Thursday, 29 January 2015

Adventures of the Black Square

Whitechapel Gallery's newest exhibition called Adventures of the Black Square begins with a tiny work by Malevich of indeed a black square. The ground floor consists mainly of works by the historical avant-garde (Malevich, Mondrian) and those directly influenced (Albers). I was happy to see works from the Brazilian Neo-concretist movement by Lygia Pape and Lygia Clark and will be working on Clark's Bichos for an upcoming essay which I am currently researching. I was also delighted to see a work by Eva Hesse included, an artist whom I have a soft spot for. I also stood on a Carl Andre floor piece for the first time; my excited face surely exposed my art history geekiness.

The first floor exhibited more contemporary works that, some more loosely than others, refer back to geometric abstraction. Probably my favourite of these works was David Batchelor's October series.

What struck me particularly however, was how much I loved Sophie Taeuber-Arp's geometric tapestries which I am considering writing my MA dissertation on. Very inspiring!

David Batchelor, October series

Sophie Taeuber-Arp 

Saturday, 10 January 2015

Response to Shlomo Sand's essay "How I Stopped Being a Jew"

I'm about half way through Shlomo Sand's book called "How I Stopped Being a Jew" which so far has given me much to think about and has with surprising accuracy described certain feelings I think I have always felt about coming from a Jewish family. While I am finding the historical accounts fascinating and very informative, what has so far struck me most deeply is Sand's chapter on the ways in which individuals form their various identities. He proposes that the ways in which a Jewish identity has for many secular Jews no longer includes a religious identification whereby one's sense of his or her own Jewishness is in direct conjunction with believing Yahweh, the Jewish God. Rather, he suggests that for many Jews, the definition of a Jewish identity has exceeded an active believing in God. What speaks more true is the sense that many Jews feel a sense of national identity and a sense of belonging to a Jewish nation rather than religion. Moreover, this national identity is more connected to and reflective of the feeling of a communal and shared history amongst Jews, that there is something intrinsic in that which is Jewish.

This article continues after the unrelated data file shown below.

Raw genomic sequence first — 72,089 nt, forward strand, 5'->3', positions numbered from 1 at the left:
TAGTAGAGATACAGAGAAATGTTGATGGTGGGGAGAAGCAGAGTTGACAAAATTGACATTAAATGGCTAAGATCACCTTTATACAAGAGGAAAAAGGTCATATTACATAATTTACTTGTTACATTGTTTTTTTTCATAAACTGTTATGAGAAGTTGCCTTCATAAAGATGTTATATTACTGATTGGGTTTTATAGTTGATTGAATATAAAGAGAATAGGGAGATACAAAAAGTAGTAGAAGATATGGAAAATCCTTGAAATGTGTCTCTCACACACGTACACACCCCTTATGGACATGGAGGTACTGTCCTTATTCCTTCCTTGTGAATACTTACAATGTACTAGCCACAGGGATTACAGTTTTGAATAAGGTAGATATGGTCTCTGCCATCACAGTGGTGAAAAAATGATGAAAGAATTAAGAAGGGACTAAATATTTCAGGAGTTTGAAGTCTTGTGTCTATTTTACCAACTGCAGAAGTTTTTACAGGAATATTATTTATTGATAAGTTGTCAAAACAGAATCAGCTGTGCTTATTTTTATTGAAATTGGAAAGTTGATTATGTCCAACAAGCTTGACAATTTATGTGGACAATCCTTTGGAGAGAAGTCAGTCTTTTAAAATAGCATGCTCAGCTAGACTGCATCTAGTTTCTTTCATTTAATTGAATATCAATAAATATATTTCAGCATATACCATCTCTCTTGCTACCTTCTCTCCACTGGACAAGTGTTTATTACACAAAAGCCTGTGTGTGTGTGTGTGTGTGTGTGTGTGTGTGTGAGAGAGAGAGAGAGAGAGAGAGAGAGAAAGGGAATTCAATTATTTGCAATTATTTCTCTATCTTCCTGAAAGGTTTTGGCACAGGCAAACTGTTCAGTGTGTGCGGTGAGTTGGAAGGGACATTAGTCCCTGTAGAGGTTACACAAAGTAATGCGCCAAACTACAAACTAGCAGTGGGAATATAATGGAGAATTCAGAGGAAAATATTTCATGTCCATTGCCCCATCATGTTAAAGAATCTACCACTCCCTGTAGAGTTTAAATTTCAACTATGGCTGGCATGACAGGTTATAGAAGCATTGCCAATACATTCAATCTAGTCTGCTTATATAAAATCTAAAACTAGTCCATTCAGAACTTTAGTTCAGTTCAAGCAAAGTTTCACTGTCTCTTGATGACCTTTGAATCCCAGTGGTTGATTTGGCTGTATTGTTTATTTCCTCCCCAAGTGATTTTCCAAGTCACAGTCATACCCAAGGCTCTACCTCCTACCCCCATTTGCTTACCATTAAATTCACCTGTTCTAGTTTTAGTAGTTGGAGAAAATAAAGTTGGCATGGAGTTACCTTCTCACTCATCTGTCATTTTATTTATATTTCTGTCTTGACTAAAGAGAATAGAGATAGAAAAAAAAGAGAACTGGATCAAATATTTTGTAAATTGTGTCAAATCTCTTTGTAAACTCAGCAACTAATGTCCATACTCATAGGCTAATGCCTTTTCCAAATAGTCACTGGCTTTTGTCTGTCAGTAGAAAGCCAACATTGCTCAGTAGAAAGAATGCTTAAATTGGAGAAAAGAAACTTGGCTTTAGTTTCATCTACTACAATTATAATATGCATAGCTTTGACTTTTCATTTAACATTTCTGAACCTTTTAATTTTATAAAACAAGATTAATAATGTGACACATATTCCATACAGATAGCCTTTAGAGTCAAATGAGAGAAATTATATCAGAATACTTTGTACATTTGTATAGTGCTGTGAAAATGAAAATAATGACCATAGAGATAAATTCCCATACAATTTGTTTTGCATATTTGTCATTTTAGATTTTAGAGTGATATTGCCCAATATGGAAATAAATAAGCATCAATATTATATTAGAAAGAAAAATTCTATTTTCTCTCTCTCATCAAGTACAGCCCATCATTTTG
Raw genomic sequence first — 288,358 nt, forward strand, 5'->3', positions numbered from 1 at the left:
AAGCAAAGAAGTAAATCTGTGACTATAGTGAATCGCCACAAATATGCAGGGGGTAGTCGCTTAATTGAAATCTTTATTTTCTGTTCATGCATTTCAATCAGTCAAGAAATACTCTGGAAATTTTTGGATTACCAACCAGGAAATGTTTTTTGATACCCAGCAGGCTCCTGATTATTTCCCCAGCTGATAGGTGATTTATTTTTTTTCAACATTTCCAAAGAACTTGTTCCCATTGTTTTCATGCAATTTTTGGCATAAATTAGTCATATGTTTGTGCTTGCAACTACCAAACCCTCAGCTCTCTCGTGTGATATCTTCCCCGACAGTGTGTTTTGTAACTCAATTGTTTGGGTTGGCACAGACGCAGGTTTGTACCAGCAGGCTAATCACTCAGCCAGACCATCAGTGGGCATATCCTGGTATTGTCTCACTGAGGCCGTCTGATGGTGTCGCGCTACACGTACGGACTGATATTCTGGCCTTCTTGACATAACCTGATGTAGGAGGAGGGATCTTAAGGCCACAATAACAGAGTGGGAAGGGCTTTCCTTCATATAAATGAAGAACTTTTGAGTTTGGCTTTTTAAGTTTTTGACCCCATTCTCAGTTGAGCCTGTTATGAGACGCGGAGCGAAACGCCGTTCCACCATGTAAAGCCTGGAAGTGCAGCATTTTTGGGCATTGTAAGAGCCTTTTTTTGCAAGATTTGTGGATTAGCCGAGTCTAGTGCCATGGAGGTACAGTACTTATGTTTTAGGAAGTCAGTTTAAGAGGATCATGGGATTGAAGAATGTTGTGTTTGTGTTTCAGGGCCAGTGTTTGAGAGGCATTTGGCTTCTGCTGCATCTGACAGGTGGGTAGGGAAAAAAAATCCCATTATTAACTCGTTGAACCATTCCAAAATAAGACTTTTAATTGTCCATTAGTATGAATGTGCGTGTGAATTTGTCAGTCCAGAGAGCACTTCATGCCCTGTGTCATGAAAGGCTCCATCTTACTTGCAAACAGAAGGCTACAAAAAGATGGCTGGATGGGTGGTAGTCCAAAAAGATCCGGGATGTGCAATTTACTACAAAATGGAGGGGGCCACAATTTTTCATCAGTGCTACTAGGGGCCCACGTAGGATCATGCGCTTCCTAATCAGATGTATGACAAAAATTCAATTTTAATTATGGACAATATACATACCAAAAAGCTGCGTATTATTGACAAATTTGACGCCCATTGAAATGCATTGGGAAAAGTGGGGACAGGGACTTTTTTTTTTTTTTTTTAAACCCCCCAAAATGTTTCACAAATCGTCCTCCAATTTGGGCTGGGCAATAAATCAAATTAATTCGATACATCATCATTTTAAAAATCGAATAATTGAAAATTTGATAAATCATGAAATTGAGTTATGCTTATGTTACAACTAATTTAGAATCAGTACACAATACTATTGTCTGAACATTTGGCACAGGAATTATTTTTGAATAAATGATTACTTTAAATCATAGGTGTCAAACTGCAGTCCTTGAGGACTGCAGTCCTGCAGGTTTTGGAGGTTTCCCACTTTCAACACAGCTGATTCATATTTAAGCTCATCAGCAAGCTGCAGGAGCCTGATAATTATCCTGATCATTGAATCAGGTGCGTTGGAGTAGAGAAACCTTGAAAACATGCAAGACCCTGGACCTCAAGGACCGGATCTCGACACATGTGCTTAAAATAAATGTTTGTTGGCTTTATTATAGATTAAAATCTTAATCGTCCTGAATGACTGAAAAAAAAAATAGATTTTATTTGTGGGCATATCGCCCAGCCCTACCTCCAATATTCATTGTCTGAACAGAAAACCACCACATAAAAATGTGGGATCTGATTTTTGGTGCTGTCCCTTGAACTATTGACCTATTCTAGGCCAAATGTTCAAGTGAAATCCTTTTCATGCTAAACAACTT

He goes on to list several Jewish creative thinkers such as Marx, Freud, Einstein, the Dadaist poet Tristan Tzara and filmmaker Stanley Kubrick to name a few. Even before Sand mentions Kafka, I was reminded of a German Literature course I participated in during my first year as an undergrad at McGill. Other than Freud (who had been for some time an important thinker in my life, given my father's intellectual devotion to his oeuvre), I was blown away and deeply moved by Kafka's story "The Judgment" and Paul Celan's poem "Todesfuge". I remember feeling surprised and delighted that in a class on German literature, so many authors that we looked at were Jewish. I remember feeling something close to pride that I was a Jew. In my excitement about my introduction to these brilliant Jews, I felt the budding potential of myself as a thinker that might one day belong to a legacy of what it means to be a Jewish thinker, a Jewish artist. As a response to how good it felt to be a Jew in that moment, I got a tattoo of a star of David on my upper leg. While all my life I have been told that Jews are forbidden to get tattoos and that if a Jew were indeed to get one, that he or she would not be allowed to be buried in a Jewish cemetery, this was not of concern to me. My identity as a Jew was not religious and I felt no commitment to Jewish law or burial customs.